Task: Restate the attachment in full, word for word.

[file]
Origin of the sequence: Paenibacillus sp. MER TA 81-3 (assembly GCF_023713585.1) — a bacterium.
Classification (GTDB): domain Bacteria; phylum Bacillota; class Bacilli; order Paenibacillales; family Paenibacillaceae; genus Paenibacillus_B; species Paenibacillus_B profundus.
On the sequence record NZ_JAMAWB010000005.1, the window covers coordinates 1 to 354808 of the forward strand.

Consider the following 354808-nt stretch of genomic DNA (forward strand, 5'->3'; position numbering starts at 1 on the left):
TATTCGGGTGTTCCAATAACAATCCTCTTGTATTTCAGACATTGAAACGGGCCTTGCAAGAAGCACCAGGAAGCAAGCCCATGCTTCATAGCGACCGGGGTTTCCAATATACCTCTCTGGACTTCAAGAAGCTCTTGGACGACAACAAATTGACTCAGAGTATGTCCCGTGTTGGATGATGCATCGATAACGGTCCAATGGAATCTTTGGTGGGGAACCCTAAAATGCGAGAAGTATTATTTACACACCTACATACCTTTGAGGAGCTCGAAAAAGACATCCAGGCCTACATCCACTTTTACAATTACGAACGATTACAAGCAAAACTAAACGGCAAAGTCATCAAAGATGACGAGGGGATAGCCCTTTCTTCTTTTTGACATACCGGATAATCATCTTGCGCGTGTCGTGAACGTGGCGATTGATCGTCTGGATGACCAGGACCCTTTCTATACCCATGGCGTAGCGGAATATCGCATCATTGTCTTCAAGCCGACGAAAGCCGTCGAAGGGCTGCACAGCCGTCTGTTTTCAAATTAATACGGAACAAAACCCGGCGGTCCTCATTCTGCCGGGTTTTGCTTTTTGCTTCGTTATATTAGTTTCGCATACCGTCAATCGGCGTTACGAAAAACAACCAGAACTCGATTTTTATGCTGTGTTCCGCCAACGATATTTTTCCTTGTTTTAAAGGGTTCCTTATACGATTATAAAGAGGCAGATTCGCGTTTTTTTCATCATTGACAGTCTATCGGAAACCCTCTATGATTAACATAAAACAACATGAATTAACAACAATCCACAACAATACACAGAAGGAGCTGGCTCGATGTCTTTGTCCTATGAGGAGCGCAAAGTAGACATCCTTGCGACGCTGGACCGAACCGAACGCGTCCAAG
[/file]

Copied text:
Origin of the sequence: Paenibacillus sp. MER TA 81-3 (assembly GCF_023713585.1) — a bacterium.
Classification (GTDB): domain Bacteria; phylum Bacillota; class Bacilli; order Paenibacillales; family Paenibacillaceae; genus Paenibacillus_B; species Paenibacillus_B profundus.
On the sequence record NZ_JAMAWB010000005.1, the window covers coordinates 1 to 354808 of the forward strand.

Consider the following 354808-nt stretch of genomic DNA (forward strand, 5'->3'; position numbering starts at 1 on the left):
TATTCGGGTGTTCCAATAACAATCCTCTTGTATTTCAGACATTGAAACGGGCCTTGCAAGAAGCACCAGGAAGCAAGCCCATGCTTCATAGCGACCGGGGTTTCCAATATACCTCTCTGGACTTCAAGAAGCTCTTGGACGACAACAAATTGACTCAGAGTATGTCCCGTGTTGGATGATGCATCGATAACGGTCCAATGGAATCTTTGGTGGGGAACCCTAAAATGCGAGAAGTATTATTTACACACCTACATACCTTTGAGGAGCTCGAAAAAGACATCCAGGCCTACATCCACTTTTACAATTACGAACGATTACAAGCAAAACTAAACGGCAAAGTCATCAAAGATGACGAGGGGATAGCCCTTTCTTCTTTTTGACATACCGGATAATCATCTTGCGCGTGTCGTGAACGTGGCGATTGATCGTCTGGATGACCAGGACCCTTTCTATACCCATGGCGTAGCGGAATATCGCATCATTGTCTTCAAGCCGACGAAAGCCGTCGAAGGGCTGCACAGCCGTCTGTTTTCAAATTAATACGGAACAAAACCCGGCGGTCCTCATTCTGCCGGGTTTTGCTTTTTGCTTCGTTATATTAGTTTCGCATACCGTCAATCGGCGTTACGAAAAACAACCAGAACTCGATTTTTATGCTGTGTTCCGCCAACGATATTTTTCCTTGTTTTAAAGGGTTCCTTATACGATTATAAAGAGGCAGATTCGCGTTTTTTTCATCATTGACAGTCTATCGGAAACCCTCTATGATTAACATAAAACAACATGAATTAACAACAATCCACAACAATACACAGAAGGAGCTGGCTCGATGTCTTTGTCCTATGAGGAGCGCAAAGTAGACATCCTTGCGACGCTGGACCGAACCGAACGCGTCCAAG